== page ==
HALF TERM REPORT: AlphaTauri – Can a mid-season driver change lift them off the bottom of the table?
AlphaTauri began the season full of hope as they kicked off their 2023 campaign with a stylish launch in New York City. But they’ve struggled to make an impact and sit rock bottom of the constructors’ championship – and have changed their driver line-up already with Daniel Ricciardo drafted in to replace Nyck de Vries after just 10 races. Here’s their half term report…
Yuki Tsunoda – 10th in Australia, Azerbaijan and Belgium
It’s been a scrap to get points this year for AlphaTauri, the AT04 lacking overall downforce that leaves it mired towards the back of the midfield.
However, there have been points in the season where they’ve got the car into a good window or an opportunity has presented itself – and it’s been Yuki Tsunoda who has taken advantage.
The Japanese driver entered the campaign under pressure to prove he deserved to stay within the Red Bull family come the end of the season and has gone on to become a driver the team can rely on to get the job done.
He’s scored all the team’s points with three 10th place finishes and been on the bubble on three other occasions in crossing the line 11th.
- Tsunoda 8 – 2 De Vries
- Tsunoda 1 – 1 Ricciardo
Tsunoda had the measure of Nyck de Vries in qualifying trim, beating the Dutchman 8-2 in the head-to-head over one lap before his team mate was replaced by Daniel Ricciardo ahead of the Hungarian Grand Prix.
He’s locked at 1-1 with Ricciardo, the Japanese driver just 0.013s slower in Hungary and then comfortably clear in Belgium, in what was a rain-hit session that yielded a larger than normal spread of times.
- Tsunoda 7-2 De Vries
- Tsunoda 1-1 Ricciardo
Tsunoda’s stepped up his game in a massive way on Sunday afternoons in 2023, and that has allowed AlphaTauri to avoid the ignominy of entering the summer break with nothing to show for their efforts in terms of points.
Tsunoda was convincingly stronger than De Vries in race trim – and is level with Ricciardo in a small sample of two races together so far. This will be one of the more fascinating inter team battles, as they both fight to prove they deserve to stay with the team next season.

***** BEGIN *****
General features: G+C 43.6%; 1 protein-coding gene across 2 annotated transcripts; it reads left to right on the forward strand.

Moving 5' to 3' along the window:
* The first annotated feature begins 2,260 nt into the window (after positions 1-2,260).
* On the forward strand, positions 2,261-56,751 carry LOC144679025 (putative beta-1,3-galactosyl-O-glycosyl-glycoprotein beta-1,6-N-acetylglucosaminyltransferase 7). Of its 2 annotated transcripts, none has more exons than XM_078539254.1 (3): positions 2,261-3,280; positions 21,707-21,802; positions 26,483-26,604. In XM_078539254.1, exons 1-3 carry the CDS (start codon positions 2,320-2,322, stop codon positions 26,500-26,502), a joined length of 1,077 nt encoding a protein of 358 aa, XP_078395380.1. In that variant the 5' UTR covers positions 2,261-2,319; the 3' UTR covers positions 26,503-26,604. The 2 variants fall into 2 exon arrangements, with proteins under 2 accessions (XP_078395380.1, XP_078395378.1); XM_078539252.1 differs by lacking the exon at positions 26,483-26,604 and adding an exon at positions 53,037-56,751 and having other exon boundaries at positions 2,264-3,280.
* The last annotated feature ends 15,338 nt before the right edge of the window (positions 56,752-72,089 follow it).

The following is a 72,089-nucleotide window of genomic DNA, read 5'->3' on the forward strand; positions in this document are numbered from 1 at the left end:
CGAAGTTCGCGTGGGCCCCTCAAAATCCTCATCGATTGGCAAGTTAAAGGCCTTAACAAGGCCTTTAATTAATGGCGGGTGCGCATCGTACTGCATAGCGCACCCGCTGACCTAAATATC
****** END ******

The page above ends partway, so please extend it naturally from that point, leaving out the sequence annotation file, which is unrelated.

Tsunoda’s 10th place finish last time out in Spa was significant on multiple levels. It ended a run of seven Grands Prix without a point, gave some stability in being the first score since the drama of De Vries being moved on, and boosted Tsunoda’s confidence as he sets his sights on beating his new more experienced team mate Ricciardo.
The Japanese driver drove a composed and classy race in changeable conditions, in a car that has a downforce (which is even more useful in slippery conditions) deficit versus most of its rivals.
AlphaTauri knew the Austrian Grand Prix, one of their home races, would be a challenging one because of the lack of upgrades they’ve brought to the car, but they probably didn’t think it’d be as painful as it was.
Tsunoda’s race was all but over at Turn 1, when he dived up the inside, hit the kerb and clipped Esteban Ocon, breaking his front wing. He then skated off into the gravel at Turn 4, picking up suspected floor damage that heavily impacted the handling.
Both he and De Vries then picked up time penalties for exceeding track limits and that left them 19th and 17th respectively. A disappointing weekend all round.
The little Italian team have proved that if they can start the race weekend on the right foot in first practice and quickly find a sweetspot in their set-up, especially on tracks where a lack of downforce doesn’t hurt them so much, they can scrape into the top 10.
Doing so on a more consistent basis in the second-half of the season will be the target, though they will know that even when Ricciardo gets up to speed, and if Tsunoda continues his sparkling run of form, improving on P10 in the constructors’ championship will be a big ask, in what is Franz Tost's last season as Team Principal.